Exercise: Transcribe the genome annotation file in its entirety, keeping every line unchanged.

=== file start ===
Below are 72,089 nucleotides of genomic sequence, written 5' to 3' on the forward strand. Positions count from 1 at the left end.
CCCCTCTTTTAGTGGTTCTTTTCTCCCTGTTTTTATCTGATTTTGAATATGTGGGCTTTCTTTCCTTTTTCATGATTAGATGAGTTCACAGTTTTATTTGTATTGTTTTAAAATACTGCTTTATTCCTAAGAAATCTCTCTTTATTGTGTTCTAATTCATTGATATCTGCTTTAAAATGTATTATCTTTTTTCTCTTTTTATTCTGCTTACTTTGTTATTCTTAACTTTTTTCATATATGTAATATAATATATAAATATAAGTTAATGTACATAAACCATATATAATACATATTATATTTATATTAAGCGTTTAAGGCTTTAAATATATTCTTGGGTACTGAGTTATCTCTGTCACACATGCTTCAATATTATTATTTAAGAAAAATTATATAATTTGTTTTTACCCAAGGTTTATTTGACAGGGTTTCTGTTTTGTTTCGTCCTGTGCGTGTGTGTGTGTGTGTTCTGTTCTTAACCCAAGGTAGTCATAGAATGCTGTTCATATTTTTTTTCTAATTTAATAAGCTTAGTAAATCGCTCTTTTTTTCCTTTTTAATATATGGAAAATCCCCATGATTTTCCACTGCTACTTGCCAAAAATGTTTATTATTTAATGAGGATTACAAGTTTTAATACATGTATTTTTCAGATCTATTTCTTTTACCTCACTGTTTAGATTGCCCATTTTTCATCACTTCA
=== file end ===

Below are 72,089 nucleotides of genomic sequence, written 5' to 3' on the forward strand. Positions count from 1 at the left end.
CCCCTCTTTTAGTGGTTCTTTTCTCCCTGTTTTTATCTGATTTTGAATATGTGGGCTTTCTTTCCTTTTTCATGATTAGATGAGTTCACAGTTTTATTTGTATTGTTTTAAAATACTGCTTTATTCCTAAGAAATCTCTCTTTATTGTGTTCTAATTCATTGATATCTGCTTTAAAATGTATTATCTTTTTTCTCTTTTTATTCTGCTTACTTTGTTATTCTTAACTTTTTTCATATATGTAATATAATATATAAATATAAGTTAATGTACATAAACCATATATAATACATATTATATTTATATTAAGCGTTTAAGGCTTTAAATATATTCTTGGGTACTGAGTTATCTCTGTCACACATGCTTCAATATTATTATTTAAGAAAAATTATATAATTTGTTTTTACCCAAGGTTTATTTGACAGGGTTTCTGTTTTGTTTCGTCCTGTGCGTGTGTGTGTGTGTGTTCTGTTCTTAACCCAAGGTAGTCATAGAATGCTGTTCATATTTTTTTTCTAATTTAATAAGCTTAGTAAATCGCTCTTTTTTTCCTTTTTAATATATGGAAAATCCCCATGATTTTCCACTGCTACTTGCCAAAAATGTTTATTATTTAATGAGGATTACAAGTTTTAATACATGTATTTTTCAGATCTATTTCTTTTACCTCACTGTTTAGATTGCCCATTTTTCATCACTTCA